Jeff Wolfenden

Image: Jeff’s winning photo titled 'Stroke Vision'

 

Life can change in the blink of an eye. A year and a half ago Hamilton, Ontario resident Jeff Wolfenden was a typical suburban dad. He worked in real estate law, was a devoted minor hockey league coach and a dedicated family man to his wife and two children. Jeff and his family’s life changed dramatically on what began as a regular April afternoon. Jeff had been making some repairs to the family home, painting his basement ceiling, when he began exhibiting the symptoms of a stroke.

He recalls his body slowly starting to shut down, experiencing numbness and his vision blurring. His wife called an ambulance and had him rushed to the hospital; by the time he arrived he was paralyzed on his right side and unable to speak. Jeff has since discovered that he has a condition which makes his blood too thick. His doctors believe the awkward position of his neck while painting may have triggered his catastrophic stroke. Jeff was just 41 years old.

With the support of his family and friends, Jeff began the long, slow and often painful process of stroke recovery. He knew he would need to work hard, having already survived a heart attack at 36 years old. Jeff threw himself into his recovery, and was able to walk and talk six weeks later when he left his rehabilitation hospital.

"When I was in the hospital after my stroke I couldn’t even eat on my own for the first six weeks – just learning to swallow again was a major accomplishment," says Jeff. "I really had to learn that the entire pace of my life had completely changed."

Part of his recovery involved becoming a part of Stroke Recovery Canada®, a program of March of Dimes Canada, which helps stroke survivors across the country to more easily re-engage in their communities, and affirm that there is meaningful and quality life after a stroke. The program is a national service offering post-recovery support, education and programs for stroke survivors, their families and health care providers. Through its work with local peer support groups across the country, Stroke Recovery Canada® provides Canadians with the resources needed to survive and thrive after stroke.

He first heard of the program from his physiotherapist, and joined a local stroke recovery group, knowing how important peer support can be in the stroke recovery process. This past May, as part of Stroke Recovery Canada’s celebration of Stroke Recovery Awareness Month, Jeff entered and won the program’s photo awareness contest.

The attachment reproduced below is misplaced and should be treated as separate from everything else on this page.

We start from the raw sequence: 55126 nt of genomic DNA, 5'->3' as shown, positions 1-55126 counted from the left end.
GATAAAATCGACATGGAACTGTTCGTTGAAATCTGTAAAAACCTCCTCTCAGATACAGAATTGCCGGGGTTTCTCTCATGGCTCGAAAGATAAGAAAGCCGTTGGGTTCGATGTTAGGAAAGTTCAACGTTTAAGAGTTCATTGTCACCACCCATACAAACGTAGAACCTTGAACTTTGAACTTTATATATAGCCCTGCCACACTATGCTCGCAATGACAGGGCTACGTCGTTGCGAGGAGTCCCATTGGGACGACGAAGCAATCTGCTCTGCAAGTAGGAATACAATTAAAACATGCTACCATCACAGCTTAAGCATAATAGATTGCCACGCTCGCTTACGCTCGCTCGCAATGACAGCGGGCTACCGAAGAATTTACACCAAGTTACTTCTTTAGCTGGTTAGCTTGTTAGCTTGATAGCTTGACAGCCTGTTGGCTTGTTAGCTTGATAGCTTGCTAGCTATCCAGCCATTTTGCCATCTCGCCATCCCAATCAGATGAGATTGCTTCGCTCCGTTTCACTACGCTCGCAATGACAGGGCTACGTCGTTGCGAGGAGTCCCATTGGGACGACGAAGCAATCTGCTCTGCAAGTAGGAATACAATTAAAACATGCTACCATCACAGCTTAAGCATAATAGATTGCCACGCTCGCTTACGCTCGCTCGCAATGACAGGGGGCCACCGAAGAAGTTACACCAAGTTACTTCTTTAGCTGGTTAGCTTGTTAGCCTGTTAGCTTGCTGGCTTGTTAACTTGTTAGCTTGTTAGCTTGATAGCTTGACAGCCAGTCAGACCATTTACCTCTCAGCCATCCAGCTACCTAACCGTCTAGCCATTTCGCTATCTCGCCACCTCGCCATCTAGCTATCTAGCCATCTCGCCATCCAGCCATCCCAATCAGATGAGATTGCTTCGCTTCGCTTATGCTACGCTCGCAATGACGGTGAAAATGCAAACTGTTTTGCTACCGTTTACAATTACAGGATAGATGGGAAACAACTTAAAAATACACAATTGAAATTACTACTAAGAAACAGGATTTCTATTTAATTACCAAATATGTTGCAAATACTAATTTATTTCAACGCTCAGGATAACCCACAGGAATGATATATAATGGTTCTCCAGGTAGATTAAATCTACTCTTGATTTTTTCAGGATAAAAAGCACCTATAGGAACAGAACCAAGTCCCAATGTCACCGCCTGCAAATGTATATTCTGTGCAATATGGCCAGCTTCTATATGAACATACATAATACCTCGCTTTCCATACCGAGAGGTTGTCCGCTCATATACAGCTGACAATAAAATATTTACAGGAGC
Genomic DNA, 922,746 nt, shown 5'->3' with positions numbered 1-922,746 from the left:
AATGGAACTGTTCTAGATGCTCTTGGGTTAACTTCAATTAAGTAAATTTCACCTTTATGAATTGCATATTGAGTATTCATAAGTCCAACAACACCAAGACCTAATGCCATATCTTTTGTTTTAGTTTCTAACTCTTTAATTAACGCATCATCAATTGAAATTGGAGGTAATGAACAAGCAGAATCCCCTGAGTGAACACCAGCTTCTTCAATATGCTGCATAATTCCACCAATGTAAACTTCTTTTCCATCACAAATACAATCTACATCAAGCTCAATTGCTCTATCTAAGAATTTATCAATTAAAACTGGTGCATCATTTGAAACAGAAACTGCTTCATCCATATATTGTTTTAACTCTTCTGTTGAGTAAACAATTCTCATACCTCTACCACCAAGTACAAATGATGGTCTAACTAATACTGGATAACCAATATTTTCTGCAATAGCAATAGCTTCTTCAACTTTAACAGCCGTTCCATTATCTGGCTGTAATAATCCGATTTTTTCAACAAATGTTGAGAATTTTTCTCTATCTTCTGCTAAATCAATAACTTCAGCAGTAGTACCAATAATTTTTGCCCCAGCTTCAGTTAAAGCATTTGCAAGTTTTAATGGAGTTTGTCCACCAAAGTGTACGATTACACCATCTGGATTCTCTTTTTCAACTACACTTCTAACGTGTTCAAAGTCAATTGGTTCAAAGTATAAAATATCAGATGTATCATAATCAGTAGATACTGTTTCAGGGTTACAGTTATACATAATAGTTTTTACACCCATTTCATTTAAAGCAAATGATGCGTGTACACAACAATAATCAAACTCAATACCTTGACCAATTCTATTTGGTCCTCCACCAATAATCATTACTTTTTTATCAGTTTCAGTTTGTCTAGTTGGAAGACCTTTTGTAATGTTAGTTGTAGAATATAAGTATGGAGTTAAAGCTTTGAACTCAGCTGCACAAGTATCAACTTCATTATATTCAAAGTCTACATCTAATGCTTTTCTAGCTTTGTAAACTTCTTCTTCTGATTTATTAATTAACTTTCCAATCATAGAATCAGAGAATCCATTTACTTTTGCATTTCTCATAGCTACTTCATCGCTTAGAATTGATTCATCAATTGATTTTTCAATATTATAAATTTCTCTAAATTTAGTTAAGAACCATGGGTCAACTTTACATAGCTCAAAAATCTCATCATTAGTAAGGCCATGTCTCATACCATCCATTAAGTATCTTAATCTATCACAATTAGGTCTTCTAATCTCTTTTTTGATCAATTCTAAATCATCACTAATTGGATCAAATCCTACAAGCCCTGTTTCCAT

The contest, called 'From Your View' invited stroke survivors and their family members to submit original photos, showing how surviving a stroke changed their view on disability, day-to-day life or the world around them.

Jeff’s winning photo was titled "Stroke Vision".

"The shot was taken at night in Toronto outside of Sick Kids Hospital. I shot hand held with a slow shutter speed producing a shot that reminded me of how my vision was directly after the stroke. I am happy to say that vision is much better now however the whole process is painfully slow," says Jeff.

An amateur photographer before his stroke, Jeff is hoping to further explore the connection between photography and stroke recovery. He is in the process of putting together a cross-country trip to document the experiences of stroke survivors from across Canada.

Although the last year and a half of Jeff’s life has been his most challenging, he strives to find the blessings that can come from even the hardest experiences.

"Probably the worst part of the stroke was the feeling of being completely helpless – that you have no control over your body," says Jeff.

"One of the most important parts of my stroke recovery process has been trying to regain that control – even if it is a slow process – I can ride my bike again, am back to coaching hockey, and hope to rejoin the workforce soon,” he continues.

"But more importantly, my stroke forced me to slow down – before my stroke I worked long hours and was heavily involved in my community – now I can pick my son and daughter up from school, take them for bike rides – my daughter even commented once that she liked how much more time she gets to spend with me now – so there are truly positive things to be found in everything," Jeff says.

Jeff wants to encourage other survivors and show them that they can make strides in their stroke recovery – even incremental changes can add up to a big difference. He has become an integral part of his local Stroke Recovery Canada® peer support group and strives to create a warm and safe environment that allows members to focus on the positive and what can be achieved in the journey through stroke recovery. He has also begun giving presentations at stroke awareness events.

"I get inspiration from others and so I try to do the same. I just focus on the simple facts, keep a positive outlook, know that although your pace may be slower and more focused, you can get better every day," Jeff says.​​


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